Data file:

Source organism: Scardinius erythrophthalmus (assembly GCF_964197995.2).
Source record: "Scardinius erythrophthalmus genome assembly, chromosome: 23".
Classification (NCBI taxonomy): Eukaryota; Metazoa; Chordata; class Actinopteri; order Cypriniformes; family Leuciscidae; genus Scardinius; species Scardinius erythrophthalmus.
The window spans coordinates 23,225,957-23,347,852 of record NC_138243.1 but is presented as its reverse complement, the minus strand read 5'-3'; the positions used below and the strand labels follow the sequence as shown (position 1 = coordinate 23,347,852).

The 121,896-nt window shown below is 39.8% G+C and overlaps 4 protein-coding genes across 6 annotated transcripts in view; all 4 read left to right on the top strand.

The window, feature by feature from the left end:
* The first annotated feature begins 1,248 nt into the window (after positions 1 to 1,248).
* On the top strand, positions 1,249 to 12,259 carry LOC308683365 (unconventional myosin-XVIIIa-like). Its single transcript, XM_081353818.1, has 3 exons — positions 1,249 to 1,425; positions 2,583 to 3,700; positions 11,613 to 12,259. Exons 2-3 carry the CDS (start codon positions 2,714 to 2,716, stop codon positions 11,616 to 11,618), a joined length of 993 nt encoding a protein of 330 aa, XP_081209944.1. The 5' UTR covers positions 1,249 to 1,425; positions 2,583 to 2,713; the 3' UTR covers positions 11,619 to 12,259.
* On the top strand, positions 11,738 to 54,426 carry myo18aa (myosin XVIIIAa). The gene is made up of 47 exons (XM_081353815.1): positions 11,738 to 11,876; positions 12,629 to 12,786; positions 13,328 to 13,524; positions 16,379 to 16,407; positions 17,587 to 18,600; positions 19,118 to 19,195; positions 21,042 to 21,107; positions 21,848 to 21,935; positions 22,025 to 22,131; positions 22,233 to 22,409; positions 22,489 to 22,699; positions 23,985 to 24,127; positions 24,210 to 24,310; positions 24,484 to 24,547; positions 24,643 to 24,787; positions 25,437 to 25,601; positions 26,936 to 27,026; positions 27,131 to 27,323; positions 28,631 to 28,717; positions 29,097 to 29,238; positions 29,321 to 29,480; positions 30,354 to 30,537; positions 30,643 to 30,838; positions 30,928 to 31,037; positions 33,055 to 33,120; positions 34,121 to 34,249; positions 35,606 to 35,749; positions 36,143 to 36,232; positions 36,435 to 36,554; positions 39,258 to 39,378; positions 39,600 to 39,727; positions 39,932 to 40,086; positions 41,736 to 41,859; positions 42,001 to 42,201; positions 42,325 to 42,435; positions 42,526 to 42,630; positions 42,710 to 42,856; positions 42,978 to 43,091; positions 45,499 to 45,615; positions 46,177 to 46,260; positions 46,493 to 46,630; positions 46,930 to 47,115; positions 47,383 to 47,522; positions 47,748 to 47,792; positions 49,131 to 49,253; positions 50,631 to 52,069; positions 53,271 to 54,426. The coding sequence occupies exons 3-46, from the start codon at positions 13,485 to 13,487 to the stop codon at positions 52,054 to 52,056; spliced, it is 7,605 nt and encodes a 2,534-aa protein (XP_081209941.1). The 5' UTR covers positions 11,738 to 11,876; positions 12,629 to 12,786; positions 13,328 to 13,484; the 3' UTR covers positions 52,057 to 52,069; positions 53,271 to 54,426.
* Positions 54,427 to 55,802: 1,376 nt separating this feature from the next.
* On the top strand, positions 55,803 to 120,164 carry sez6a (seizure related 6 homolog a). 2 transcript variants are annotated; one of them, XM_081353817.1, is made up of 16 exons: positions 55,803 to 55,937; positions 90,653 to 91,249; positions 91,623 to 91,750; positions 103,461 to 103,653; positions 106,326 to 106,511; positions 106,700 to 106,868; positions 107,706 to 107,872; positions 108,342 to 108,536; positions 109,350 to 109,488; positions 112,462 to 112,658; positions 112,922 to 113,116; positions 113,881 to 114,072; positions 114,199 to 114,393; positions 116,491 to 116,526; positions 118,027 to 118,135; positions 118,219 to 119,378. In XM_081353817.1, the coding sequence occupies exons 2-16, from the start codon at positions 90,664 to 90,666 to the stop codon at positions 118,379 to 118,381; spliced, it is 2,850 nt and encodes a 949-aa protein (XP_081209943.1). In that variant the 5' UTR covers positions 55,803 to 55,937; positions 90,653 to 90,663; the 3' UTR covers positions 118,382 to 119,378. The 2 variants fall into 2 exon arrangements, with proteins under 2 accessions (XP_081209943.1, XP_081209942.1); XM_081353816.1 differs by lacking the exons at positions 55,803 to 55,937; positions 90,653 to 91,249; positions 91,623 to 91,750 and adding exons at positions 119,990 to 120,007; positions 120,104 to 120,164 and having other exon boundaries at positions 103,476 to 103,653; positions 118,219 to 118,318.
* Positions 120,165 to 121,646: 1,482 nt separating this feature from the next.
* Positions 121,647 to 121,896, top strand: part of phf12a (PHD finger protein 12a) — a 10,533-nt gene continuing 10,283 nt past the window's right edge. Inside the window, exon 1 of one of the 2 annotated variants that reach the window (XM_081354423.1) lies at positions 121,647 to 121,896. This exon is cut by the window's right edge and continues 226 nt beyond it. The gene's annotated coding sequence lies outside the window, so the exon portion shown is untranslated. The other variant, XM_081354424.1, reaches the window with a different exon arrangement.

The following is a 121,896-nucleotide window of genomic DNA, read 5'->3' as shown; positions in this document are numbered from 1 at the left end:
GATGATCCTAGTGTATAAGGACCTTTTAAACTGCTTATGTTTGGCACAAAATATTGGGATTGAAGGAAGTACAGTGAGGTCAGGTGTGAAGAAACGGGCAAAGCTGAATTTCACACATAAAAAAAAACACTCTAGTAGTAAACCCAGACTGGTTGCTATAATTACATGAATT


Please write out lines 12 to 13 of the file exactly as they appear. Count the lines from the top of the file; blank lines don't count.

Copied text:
* Positions 120,165 to 121,646: 1,482 nt separating this feature from the next.
* Positions 121,647 to 121,896, top strand: part of phf12a (PHD finger protein 12a) — a 10,533-nt gene continuing 10,283 nt past the window's right edge. Inside the window, exon 1 of one of the 2 annotated variants that reach the window (XM_081354423.1) lies at positions 121,647 to 121,896. This exon is cut by the window's right edge and continues 226 nt beyond it. The gene's annotated coding sequence lies outside the window, so the exon portion shown is untranslated. The other variant, XM_081354424.1, reaches the window with a different exon arrangement.